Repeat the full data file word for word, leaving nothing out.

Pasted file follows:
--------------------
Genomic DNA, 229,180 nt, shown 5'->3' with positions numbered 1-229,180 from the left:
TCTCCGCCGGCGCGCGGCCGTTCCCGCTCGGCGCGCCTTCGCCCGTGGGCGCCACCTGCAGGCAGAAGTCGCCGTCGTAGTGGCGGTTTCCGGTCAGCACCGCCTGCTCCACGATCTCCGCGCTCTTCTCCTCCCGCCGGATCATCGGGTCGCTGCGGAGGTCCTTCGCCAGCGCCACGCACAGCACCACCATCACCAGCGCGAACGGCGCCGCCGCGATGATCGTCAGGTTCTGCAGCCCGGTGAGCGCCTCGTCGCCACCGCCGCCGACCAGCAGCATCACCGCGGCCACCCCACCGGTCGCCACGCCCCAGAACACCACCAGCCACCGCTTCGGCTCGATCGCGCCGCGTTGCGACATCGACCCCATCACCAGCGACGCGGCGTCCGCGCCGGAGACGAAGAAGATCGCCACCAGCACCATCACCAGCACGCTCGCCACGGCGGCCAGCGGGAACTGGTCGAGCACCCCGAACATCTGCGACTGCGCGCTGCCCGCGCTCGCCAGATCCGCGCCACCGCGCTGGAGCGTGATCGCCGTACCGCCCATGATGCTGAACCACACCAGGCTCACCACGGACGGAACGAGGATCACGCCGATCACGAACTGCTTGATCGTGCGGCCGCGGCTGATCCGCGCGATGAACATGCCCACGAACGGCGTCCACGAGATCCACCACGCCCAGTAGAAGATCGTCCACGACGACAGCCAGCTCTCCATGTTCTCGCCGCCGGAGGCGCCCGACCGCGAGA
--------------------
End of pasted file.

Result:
Genomic DNA, 229,180 nt, shown 5'->3' with positions numbered 1-229,180 from the left:
TCTCCGCCGGCGCGCGGCCGTTCCCGCTCGGCGCGCCTTCGCCCGTGGGCGCCACCTGCAGGCAGAAGTCGCCGTCGTAGTGGCGGTTTCCGGTCAGCACCGCCTGCTCCACGATCTCCGCGCTCTTCTCCTCCCGCCGGATCATCGGGTCGCTGCGGAGGTCCTTCGCCAGCGCCACGCACAGCACCACCATCACCAGCGCGAACGGCGCCGCCGCGATGATCGTCAGGTTCTGCAGCCCGGTGAGCGCCTCGTCGCCACCGCCGCCGACCAGCAGCATCACCGCGGCCACCCCACCGGTCGCCACGCCCCAGAACACCACCAGCCACCGCTTCGGCTCGATCGCGCCGCGTTGCGACATCGACCCCATCACCAGCGACGCGGCGTCCGCGCCGGAGACGAAGAAGATCGCCACCAGCACCATCACCAGCACGCTCGCCACGGCGGCCAGCGGGAACTGGTCGAGCACCCCGAACATCTGCGACTGCGCGCTGCCCGCGCTCGCCAGATCCGCGCCACCGCGCTGGAGCGTGATCGCCGTACCGCCCATGATGCTGAACCACACCAGGCTCACCACGGACGGAACGAGGATCACGCCGATCACGAACTGCTTGATCGTGCGGCCGCGGCTGATCCGCGCGATGAACATGCCCACGAACGGCGTCCACGAGATCCACCACGCCCAGTAGAAGATCGTCCACGACGACAGCCAGCTCTCCATGTTCTCGCCGCCGGAGGCGCCCGACCGCGAGA